STATE COLLEGE — It was a disappointing day for the York-Adams League Saturday at the PIAA boys’ volleyball championships.
And a very disappointing one for the Central York Panthers, especially the nine seniors.
For only the second time this decade, the Y-A League will not be the home of at least one state champion.
After York Suburban fell to District 10 champ Meadville in a thrilling five-set battle in the Class 2-A title game, the Central York boys had a chance to help the state’s premier high school volleyball league earn a title in the Class 3-A contest against District 7 champion North Allegheny.
The defending state champs from the Pittsburgh suburbs, however, claimed their seventh state title and first one against the Panthers with a thoroughly convincing 25-21, 25-20, 25-20 triumph at Penn State's Pegula Ice Arena.
Central had been hoping to win the eighth state title in program history.
For the first time since 2012, when Suburban fell in the 2-A title game, the Y-A will not have a state champion. Northeastern claimed the past six 2-A titles, while Central added two 3-A titles during that span. The Bobcats also won the 2-A crown in 2010, while the Panthers won the 3-A title in 2011.
"Sour ending:" Central York coach Todd Goodling didn’t mince words afterwards.
“We are a much better team than we showed out there today,” Goodling said. “It was still a spectacular season for these guys but a little sour ending.”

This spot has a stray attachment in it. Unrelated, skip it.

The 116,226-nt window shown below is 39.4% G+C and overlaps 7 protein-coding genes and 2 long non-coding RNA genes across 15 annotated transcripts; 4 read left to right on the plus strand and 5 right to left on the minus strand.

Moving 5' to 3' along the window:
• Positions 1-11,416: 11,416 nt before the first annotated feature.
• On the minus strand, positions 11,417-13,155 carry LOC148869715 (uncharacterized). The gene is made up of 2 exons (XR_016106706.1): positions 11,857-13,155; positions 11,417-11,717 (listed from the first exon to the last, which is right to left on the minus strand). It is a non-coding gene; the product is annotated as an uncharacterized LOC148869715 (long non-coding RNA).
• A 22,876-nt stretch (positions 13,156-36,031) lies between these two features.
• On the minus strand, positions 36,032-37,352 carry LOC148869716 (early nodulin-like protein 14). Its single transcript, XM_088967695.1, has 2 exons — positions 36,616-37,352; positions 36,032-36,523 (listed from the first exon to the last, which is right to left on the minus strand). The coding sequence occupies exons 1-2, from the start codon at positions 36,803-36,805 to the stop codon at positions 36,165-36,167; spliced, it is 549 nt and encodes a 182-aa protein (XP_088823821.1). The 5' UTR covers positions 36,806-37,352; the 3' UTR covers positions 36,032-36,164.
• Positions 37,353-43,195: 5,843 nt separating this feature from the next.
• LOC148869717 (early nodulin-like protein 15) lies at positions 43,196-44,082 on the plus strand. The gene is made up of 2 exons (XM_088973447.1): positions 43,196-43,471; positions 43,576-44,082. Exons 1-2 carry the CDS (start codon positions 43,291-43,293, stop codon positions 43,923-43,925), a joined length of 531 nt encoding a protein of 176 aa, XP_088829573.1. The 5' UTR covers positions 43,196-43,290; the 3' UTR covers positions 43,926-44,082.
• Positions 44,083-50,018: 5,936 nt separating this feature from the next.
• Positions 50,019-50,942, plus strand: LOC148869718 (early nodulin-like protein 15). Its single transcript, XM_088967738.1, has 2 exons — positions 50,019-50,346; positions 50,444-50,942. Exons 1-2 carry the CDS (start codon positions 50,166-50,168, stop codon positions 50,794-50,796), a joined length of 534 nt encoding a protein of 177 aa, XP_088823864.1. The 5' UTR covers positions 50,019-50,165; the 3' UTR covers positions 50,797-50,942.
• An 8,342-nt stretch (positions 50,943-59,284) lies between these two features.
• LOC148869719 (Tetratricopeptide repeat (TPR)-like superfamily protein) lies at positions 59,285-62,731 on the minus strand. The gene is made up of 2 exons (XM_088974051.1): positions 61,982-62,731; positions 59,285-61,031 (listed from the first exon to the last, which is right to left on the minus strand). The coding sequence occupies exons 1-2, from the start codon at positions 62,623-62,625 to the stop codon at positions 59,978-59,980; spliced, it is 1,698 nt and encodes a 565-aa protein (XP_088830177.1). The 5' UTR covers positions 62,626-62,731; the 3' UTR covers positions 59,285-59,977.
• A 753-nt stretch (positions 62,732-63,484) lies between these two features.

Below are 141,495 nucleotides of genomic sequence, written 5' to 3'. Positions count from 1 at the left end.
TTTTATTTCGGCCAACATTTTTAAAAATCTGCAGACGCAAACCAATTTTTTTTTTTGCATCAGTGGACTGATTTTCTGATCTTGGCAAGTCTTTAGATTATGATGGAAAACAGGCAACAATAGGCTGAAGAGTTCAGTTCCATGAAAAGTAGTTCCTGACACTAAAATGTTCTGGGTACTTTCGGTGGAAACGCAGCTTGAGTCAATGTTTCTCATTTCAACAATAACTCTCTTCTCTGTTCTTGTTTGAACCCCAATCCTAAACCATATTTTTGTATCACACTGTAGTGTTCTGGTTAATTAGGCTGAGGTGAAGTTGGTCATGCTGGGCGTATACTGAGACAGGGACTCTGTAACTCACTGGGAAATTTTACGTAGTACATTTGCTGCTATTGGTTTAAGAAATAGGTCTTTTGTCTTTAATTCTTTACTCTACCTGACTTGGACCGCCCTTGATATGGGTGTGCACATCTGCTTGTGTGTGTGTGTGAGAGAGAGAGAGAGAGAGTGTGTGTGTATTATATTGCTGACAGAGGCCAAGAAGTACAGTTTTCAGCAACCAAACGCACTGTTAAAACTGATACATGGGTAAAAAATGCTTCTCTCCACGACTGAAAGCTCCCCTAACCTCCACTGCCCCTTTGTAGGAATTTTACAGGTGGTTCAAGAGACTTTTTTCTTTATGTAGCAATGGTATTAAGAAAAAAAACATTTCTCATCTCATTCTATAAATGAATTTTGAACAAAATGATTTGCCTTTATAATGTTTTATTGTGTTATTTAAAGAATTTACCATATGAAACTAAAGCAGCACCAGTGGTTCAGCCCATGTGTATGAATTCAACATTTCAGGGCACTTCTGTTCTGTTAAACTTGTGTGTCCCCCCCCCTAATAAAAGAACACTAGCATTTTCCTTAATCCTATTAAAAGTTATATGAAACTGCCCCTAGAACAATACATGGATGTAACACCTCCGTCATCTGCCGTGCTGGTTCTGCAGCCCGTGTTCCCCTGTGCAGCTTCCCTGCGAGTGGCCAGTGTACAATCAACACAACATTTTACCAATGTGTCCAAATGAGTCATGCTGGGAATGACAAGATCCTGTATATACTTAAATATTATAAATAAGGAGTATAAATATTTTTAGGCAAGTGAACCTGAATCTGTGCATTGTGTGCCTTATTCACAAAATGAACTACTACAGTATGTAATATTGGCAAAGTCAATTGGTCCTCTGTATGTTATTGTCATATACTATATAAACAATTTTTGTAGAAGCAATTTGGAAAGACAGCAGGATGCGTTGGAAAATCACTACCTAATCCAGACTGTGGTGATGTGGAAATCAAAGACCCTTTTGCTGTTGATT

Having lost just twice to rival Northeastern in four and five sets, respectively, the Panthers (19-3) suffered a defeat in a way that no one could have imagined.
The look of bitter disappointment on the face of Braden Richard, one of those nine seniors on the squad, said it all. His words only drove home the point.
“I’ll never get over this,” said Richard, a Saint Francis University (Pennsylvania) recruit. “What it really came down to is that we didn’t show up.”
While it was clear that the defending champs were certainly worthy adversaries, the way that the Panthers played — or didn’t play for that matter — was something that clearly confused Goodling.
“It’s really difficult for me to explain it,” said Goodling, who finished his 35th season on the CY coaching staff. “I’ve never seen our team react like that. I mean, we’ve battled back from some really tough matches. And even down 2-0 I kept thinking that we’re making it really hard but we’ll eventually come back.”
Tigers' defense a key: That moment never happened against the Tigers, who displayed the defensive tenacity of a champion.
“All congrats to North Allegheny,” Goodling said. “They played really well and did exactly what they needed to do.”
Richard, who finished with a team-best 20 kills, was pretty torn up about the way his team could not solve the NA blockers all match long. The Tigers tallied 16 blocks in the triumph.
“We couldn’t hit around the block,” he said. “And we had the opportunities to and we just didn’t. We couldn’t play our game.”
Expectations will remain same: While the Panthers will have a tough time finding players to replace the talents and experience of seniors such as Richard, Kyle Mehl (seven kills), Matt Minkin (six kills) and others, Goodling was pretty clear that the same expectations will apply for his program next season.
“We understand how difficult it is to win a state championship,” Goodling said. “But we always train and practice to win a state championship. And because we prepare for situation like (the one today), that just makes it all the more frustrating to have the opportunity, but not be able to convert it.”
Statistics: Drew Hunker led the Tigers (23-0) with 13 kills. Jeremiah Zemet, a 6-foot, 5-inch senior, finished with seven kills while Alex Zubrow and Ben Mendes tallied six apiece. Setter Sava Topich tallied 32 assists, while libero Trevor Treser recorded a team-best 23 digs.
CY setter Brock Anderson dished out 32 assists while Brandt Kelbaugh came up with 24 digs.
Reach Ryan Vandersloot at firstname.lastname@example.org.